Hygge 2: The Baltic Version
As I don’t ski and I have a book to write this winter (‘Hall of Mirrors’) with another to finishing editing (‘The Book of Forgotten Authors’ comes out from Quercus next year), I fancy a break from refurbishing the flat, so we’ll be going back to beautiful Tallinn in Estonia for a few days, then on to Barcelona (-20C to +18C = tricky packing). The flight to Estonia is around 20 quid, which makes it half the price of going to Yorkshire, and the food is superb, so I’ll be hunkering down here…
I went a couple of years back and liked it best of the Baltic countries I visited. Largely forgotten by the world, Soviet-occupied Estonia, Latvia and Lithuania hit the headlines in the late 1980s with a near-bloodless (“Singing”) revolution that led to the restoration of their independence in 1991. Since giving Communism the boot, this energetic trio have seen their economic fortunes soar. They’re in the EU, so they’re better off than us.
Estonia has nearly 1,500 islands and islets, and its boulder-strewn coastline is wild. It has beautiful beaches, and treasure-hunters still comb the coast in search of amber. Estonia has the dubious honour of being the first former Communist country to win the Eurovision Song Contest, has the grandest Old Town and you can eat bears (controlled hunting, not like that dentist who shot the lion).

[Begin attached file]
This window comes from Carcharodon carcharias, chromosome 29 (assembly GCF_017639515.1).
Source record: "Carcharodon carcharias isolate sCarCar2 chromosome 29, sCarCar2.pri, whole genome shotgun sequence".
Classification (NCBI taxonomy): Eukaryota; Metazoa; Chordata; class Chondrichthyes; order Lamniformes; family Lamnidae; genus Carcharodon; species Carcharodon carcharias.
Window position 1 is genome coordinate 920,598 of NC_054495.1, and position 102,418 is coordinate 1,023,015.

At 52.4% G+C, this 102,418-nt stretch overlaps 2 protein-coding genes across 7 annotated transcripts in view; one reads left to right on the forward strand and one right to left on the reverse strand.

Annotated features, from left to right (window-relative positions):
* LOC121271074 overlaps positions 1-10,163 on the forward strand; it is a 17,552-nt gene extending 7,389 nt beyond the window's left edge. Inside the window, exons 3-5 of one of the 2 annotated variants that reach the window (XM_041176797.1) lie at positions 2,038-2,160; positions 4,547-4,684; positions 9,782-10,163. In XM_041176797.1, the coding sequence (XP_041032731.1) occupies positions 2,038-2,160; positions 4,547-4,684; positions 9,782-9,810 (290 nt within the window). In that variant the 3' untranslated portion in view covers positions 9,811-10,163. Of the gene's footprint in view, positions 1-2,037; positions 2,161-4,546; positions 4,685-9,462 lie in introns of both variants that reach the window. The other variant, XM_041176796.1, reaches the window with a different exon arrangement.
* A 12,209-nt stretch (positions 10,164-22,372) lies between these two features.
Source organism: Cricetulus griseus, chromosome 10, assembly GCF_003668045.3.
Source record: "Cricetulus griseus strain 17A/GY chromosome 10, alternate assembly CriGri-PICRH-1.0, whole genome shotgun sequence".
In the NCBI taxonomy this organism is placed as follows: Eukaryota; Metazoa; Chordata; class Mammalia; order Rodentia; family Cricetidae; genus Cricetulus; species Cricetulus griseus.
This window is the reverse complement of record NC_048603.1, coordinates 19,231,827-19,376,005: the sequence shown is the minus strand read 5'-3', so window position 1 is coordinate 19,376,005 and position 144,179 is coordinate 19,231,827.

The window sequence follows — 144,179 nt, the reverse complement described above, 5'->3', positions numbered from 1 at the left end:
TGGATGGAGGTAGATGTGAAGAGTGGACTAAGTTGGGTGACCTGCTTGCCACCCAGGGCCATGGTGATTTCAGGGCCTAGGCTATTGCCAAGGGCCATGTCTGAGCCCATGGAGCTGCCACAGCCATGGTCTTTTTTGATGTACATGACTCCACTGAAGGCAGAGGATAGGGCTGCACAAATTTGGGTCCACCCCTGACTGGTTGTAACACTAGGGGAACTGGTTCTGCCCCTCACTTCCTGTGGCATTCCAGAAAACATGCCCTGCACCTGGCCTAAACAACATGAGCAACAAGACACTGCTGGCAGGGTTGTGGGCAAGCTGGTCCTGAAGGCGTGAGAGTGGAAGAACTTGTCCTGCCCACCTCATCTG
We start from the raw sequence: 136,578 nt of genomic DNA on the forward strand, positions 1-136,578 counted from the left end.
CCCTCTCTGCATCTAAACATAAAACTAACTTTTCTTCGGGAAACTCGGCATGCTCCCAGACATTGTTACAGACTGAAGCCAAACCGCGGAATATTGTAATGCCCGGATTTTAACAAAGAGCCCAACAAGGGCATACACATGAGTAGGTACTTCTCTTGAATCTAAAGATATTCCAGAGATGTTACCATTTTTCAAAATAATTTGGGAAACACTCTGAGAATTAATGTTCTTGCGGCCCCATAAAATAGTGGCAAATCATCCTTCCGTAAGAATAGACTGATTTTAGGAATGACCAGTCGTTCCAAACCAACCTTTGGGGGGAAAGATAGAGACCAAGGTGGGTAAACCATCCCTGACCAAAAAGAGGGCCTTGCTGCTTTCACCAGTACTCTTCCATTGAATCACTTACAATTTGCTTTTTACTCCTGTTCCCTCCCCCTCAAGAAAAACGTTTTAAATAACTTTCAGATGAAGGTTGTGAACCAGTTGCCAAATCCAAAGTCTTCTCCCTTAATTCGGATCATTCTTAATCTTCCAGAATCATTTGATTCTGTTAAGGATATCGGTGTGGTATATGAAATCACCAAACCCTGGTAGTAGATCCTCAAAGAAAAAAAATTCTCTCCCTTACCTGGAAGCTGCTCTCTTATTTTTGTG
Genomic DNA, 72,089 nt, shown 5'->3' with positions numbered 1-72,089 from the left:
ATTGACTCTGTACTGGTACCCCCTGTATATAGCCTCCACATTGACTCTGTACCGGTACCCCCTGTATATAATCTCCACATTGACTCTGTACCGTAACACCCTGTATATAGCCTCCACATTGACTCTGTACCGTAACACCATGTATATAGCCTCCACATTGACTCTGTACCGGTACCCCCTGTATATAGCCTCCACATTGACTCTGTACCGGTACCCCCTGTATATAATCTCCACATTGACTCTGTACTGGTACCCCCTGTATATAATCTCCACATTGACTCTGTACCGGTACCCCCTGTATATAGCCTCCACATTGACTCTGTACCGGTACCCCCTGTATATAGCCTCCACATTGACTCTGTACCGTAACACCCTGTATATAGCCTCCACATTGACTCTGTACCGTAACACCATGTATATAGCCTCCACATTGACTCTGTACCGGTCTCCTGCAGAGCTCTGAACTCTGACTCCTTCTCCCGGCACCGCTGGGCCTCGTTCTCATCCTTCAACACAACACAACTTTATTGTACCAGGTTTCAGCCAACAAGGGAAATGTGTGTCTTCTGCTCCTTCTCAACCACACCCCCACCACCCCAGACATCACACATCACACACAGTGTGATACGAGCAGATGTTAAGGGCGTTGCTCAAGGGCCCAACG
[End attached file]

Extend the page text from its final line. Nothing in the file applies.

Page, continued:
Two things you don’t do there. Mention the Russians, or try the language. Estonian is a vowel-heavy Finno-Ugric tongue related to Finnish, has 14 cases and is incomprehensible to English-speakers. You can go to Helsinki on a day trip, but I wouldn’t advise the train to St Petersburg, which is apparently a pain in the arse.
In the spring I’ll be heading as close to the North Pole as you can humanly get. Plus, with my laptop in my backpack, I’ll still be working. In the unlikely event that I have any Estonian readers, let me know and we’ll meet up!